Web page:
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Calligraphy notecard tutorial

By guest contributor Mary Trepanier. Now that you have been inspired to make your own cards, why not take the idea up a notch by using Calligraphy for the inside message or indeed the front? With beginners in mind here are some easy steps…

Introduction

This post is part of our #stayconnected series. Rediscover the joy of sending a handmade card in the mail with tutorials inspired by the Cultural Centre’s collections

Tutorial by guest contributor Mary Trepanier


Inspired by the collection

The beautiful letting on this birthday postcard has inspired this week’s post. The front of the postcard has a poem:
Wishing you a happy Birthday.
May Joy intensify the light of all your days,
And peace illuminate your spirit with its rays,
And may amidst thy gifts on every birthday morn,
Be new-lit joy, and peacefulness of soul new born.

The back of the postcard has a handwritten message:
To Florence
Wishing you many happy returns of the day. With love from
Minnie Oliver


Make your own calligraphy notecard

Now that you have been inspired to make your own cards, why not take the idea up a notch by using Calligraphy for the inside message or indeed the front?

With beginners in mind here are some easy steps.


Materials:

  • 8 1/2 inch x 11 inch paper or card stock
  • 1/4 fold or Invitation size envelopes (will make one folded, or two cards when cut in half either direction)
  • Ruler
  • pencil
  • Calligraphy Pen or Calligraphy Pentel 
  • Vinyl eraser
  • If wishing to make only a message on paper that will be cut and glued to the inside of your card, suggest you glue with Darice glue strips
  • Lined paper to practice

About Pens

  • Calligraphy kits are available that include 3 or 4 different size nibs, coloured inks, instruction booklets and lined paper to practice on.
  • Sharpie makes Calligraphy pentels that work well for large lettering.

Writing

  • A sample alphabet will show you the order of the strokes and direction of your strokes.

Size of letters

  • The height of your letters (not Capital letters) will be 5 pen nibs high.  This is very important so that the nib can do its magic.
  • To do this measurement, point the nib to the side of the page and make 5 marks like making a set of stairs.


Practice

Getting the right angle

  • On your lined paper draw a line 5 pen nibs high above the line already there on the paper.
  • Lightly hold the pen at a 45 degree angle for this cursive style. To do this point the nib to the top left corner of the page.  Memorize how the pen feels in your hand and elbow.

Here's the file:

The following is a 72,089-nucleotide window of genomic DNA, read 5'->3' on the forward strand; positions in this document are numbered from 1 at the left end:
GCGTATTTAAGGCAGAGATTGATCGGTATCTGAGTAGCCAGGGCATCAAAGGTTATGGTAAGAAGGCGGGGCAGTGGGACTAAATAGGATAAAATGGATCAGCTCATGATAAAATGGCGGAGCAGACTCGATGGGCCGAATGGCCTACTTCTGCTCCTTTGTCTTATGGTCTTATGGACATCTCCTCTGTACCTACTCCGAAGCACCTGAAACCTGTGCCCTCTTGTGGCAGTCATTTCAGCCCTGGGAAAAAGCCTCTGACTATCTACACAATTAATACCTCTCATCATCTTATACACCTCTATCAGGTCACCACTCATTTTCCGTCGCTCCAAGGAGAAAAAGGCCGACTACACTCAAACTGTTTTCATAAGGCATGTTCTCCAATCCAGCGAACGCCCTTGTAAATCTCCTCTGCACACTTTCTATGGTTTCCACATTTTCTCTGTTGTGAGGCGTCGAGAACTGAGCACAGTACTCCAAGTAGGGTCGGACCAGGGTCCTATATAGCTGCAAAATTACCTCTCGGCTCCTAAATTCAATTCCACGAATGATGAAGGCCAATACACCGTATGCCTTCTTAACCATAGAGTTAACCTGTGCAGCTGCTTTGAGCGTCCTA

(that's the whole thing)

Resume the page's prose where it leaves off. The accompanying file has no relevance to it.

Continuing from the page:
• Maintain this angle all across the page as you write.  You will slide your whole arm to the left, not just the pen.

Thick and thin magic exercises

  1. Make a row of zig zags or  Capital M’s or as I call them “ mountains”.  Your angle is perfect if the stroke going up is thin and coming down is thick.
  2. Make a whole page of these.
  3. Now make a few lines of crosses. When done correctly the two strokes will be equal in thickness.
  4. Now make a page of o’s.  Start your stroke as if you were going to make a letter c.  When done correctly an x can lay across the o right at the thin part and thick part equally.  Incorrectly they will look cross eyed at you.
  5. A lot of letters use the “o” so you are already half done your alphabet.
  6. Write the word ‘adage’ just for fun.  Pushing the pen from right to left on the ascender of the g will be difficult if you are pressing too hard.
  7. Finally space between words should be only the width of an “o” Otherwise you will have “rivers” in paragraphs.

Your Card

  • For instructions on how to make a card out of scrap or recycled paper, see Step 1 in the first week’s tutorial
  • Draw pencil lines on your card to guide you. 
  • Write your message.  Let the ink dry.
  • Erase the lines with a good eraser.

Pro tips

  • Write on lined paper to help with spacing and then use a light table to copy your lettering onto good paper.
  • Computers have a nice font called Lucinda Calligraphy. Print out your text, then use a light table and trace over the printed text.
  • Scan your lettering and use a printer to print it onto card stock if you’d like to multiples of one design.
  • Make sure you have an envelop of a matching size or learn how to make your own envelopes.

Other ideas

Try using calligraphy for

  • Place markers
  • Certificates
  • Plaques with sayings on them

Thank you for following along with this tutorial!

– Mary Trepanier


Share your card in the #stayconnected online gallery!

We’d love to see what you make! Email a picture to Shannon at museum@mindenhills.ca, tag us on facebook / instagram or use the user submission form on the #stayconnected page. All handmade cards welcome!

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